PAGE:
John Abercrombie: Getting There (ECM 1321)

 

John Abercrombie
Getting There

John Abercrombie electric and acoustic guitars, guitar synthesizer
Marc Johnson bass
Peter Erskine drums
Michael Brecker tenor saxophone
Recorded April 1987 at Power Station, New York
Engineer: James Farber
Produced by Lee Townsend

This trio—consisting of John Abercrombie on guitars (still favoring synth treatments at this point), Marc Johnson on bass, and Peter Erskine on drums—was one to be reckoned with in the 80s. Getting There seems, like many of ECM’s dates from the decade, to have been overlooked by many, but its rewards are plentiful. All the more so for the presence of saxophonist Mike Brecker, whose buttery tenor graces a smattering of its tracks. First and foremost among these is “Sidekicks.” This fishhook of a tune reels us into the album’s sweep, sped along by Erskine’s anthemic drumming and Johnson’s springy lines before ending on a classic fadeout as Brecker careens into outer space. “Remember Hymn” is another Brecker-heavy capsule of nocturnal medicine. With wondrous lyricism, the group constantly reforms itself here in one of the frontman’s finest. Marc Johnson spikes the compositional punch with “Furs On Ice”—one of only two non-Abercrombie tunes on this set (the other being Vince Mendoza’s “Thalia,” which finds Abercrombie in a Metheny mode)—lays down a smooth groove for Hammond organ-like chording and Brecker’s smooth emotive pinwheels. Abercrombie glows in his solo, drawing his electric sound like a dull razor across the stubble of time. Speaking of which, “Upon A Time” gives us plenty, taking the trio form down memory lane as Abercrombie’s fingers squeak along the fret board like birds.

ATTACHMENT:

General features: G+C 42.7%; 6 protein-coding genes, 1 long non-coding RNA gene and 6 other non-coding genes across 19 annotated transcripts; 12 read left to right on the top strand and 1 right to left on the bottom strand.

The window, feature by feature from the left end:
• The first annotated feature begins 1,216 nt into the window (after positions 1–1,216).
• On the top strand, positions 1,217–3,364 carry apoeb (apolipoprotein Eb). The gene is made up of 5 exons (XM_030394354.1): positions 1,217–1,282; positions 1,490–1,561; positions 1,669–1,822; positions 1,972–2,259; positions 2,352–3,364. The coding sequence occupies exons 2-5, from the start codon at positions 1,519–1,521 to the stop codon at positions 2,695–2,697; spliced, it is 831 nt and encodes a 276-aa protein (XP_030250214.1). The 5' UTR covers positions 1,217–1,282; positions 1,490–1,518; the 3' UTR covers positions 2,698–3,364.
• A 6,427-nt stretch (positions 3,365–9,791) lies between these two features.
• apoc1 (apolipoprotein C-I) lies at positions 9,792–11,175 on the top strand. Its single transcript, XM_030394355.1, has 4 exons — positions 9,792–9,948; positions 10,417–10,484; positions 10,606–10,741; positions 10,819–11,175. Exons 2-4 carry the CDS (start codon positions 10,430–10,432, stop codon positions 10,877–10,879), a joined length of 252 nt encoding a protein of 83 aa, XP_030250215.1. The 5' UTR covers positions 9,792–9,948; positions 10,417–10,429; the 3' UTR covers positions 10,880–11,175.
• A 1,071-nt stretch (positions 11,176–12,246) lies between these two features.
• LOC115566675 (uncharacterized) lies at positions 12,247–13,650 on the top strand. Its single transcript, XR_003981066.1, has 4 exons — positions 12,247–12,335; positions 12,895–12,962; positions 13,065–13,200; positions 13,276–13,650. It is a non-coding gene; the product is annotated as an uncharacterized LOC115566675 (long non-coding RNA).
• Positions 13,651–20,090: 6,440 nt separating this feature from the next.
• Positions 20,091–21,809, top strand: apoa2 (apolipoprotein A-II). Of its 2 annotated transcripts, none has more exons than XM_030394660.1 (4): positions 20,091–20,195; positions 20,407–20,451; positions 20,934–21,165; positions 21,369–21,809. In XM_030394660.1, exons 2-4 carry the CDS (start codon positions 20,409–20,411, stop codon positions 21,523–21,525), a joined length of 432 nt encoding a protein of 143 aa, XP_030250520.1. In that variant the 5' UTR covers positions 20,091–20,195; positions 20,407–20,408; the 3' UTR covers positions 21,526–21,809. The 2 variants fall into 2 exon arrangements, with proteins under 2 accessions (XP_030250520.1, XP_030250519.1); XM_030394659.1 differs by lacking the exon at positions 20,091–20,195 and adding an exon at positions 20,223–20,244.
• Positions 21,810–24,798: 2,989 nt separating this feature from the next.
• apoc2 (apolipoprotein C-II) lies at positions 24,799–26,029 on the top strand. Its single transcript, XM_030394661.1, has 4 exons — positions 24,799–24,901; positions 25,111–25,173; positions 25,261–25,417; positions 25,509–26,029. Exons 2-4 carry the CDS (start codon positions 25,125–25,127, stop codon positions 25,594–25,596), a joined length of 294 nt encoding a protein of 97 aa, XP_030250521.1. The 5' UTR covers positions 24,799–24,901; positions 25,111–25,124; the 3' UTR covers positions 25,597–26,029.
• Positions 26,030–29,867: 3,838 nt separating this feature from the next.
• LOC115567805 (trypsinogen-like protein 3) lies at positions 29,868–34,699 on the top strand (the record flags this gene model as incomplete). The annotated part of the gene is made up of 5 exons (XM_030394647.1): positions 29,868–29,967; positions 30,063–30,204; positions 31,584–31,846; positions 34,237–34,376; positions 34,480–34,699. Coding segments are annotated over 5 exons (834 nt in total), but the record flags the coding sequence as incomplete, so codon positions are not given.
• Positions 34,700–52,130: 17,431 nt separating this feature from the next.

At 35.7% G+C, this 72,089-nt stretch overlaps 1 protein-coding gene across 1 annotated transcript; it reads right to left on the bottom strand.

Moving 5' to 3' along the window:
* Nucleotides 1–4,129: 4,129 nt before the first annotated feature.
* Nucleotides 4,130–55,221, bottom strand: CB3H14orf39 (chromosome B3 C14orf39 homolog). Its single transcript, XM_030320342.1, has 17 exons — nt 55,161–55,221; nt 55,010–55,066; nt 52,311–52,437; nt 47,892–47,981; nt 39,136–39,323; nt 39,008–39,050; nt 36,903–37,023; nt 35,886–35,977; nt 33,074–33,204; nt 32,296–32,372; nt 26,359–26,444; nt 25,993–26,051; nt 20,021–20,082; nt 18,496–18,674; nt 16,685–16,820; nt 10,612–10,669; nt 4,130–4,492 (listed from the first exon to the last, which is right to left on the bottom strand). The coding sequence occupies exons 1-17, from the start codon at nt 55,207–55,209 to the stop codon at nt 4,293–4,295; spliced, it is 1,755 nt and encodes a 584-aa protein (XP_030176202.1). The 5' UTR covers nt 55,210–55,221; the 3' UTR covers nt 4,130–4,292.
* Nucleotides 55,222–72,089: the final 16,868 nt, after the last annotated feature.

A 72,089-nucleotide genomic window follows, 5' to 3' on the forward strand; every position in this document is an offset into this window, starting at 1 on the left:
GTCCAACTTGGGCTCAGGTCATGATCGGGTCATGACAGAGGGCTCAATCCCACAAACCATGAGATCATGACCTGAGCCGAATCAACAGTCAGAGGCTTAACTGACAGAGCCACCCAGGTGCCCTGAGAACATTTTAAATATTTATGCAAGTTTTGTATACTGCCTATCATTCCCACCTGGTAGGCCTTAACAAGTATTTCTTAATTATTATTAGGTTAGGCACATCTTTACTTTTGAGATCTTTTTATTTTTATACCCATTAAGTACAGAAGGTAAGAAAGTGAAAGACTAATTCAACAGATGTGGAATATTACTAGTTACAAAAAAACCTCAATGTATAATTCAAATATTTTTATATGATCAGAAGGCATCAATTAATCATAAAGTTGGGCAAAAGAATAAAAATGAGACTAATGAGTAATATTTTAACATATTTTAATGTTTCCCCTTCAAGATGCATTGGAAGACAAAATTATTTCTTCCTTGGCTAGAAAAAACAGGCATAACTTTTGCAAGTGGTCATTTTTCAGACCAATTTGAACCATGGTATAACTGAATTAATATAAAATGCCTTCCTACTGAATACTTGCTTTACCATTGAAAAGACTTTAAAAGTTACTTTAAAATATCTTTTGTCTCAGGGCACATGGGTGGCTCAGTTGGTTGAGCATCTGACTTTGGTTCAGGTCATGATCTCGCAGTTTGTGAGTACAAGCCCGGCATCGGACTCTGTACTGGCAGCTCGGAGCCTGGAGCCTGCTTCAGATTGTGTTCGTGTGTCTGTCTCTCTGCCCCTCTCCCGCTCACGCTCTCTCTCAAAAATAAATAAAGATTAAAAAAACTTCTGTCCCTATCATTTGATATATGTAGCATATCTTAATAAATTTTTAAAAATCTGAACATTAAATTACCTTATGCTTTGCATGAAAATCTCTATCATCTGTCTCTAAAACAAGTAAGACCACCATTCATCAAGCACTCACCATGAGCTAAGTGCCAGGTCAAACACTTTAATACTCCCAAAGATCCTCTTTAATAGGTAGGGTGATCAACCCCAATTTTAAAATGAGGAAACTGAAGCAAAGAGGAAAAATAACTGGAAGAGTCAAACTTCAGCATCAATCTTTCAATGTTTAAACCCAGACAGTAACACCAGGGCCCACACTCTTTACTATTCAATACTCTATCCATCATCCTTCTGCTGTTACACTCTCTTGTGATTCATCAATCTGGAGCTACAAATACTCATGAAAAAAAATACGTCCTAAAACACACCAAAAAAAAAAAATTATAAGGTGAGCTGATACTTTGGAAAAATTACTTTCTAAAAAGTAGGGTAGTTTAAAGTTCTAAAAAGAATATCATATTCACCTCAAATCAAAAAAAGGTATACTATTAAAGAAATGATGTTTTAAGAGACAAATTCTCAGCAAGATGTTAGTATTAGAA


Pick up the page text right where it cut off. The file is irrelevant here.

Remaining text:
This album is also marked by thoughtful choices in distortion and amplification, as exemplified in the title track, in which Abercrombie lets fly his laser-honed melodies, burning like a welding torch in a silent film. Erskine is epic on this cut. “Chance” brings a more delicate body language to that same immortal circle, while “Labour Day” gives Johnson a turn at the helm over Erskine’s precise brushes before Abercrombie returns for his most spirited solo yet.

Abercrombie has a tendency to catapult his notes, sending listeners on clean, high lobs. These are some of his brightest, not least because of Lee Townsend’s sparkling production. And in the company of such comparably strong wings, this flock can do no wrong. This is captivating music-making that welcomes us into the joy of musicians at the peak of their expressive powers.

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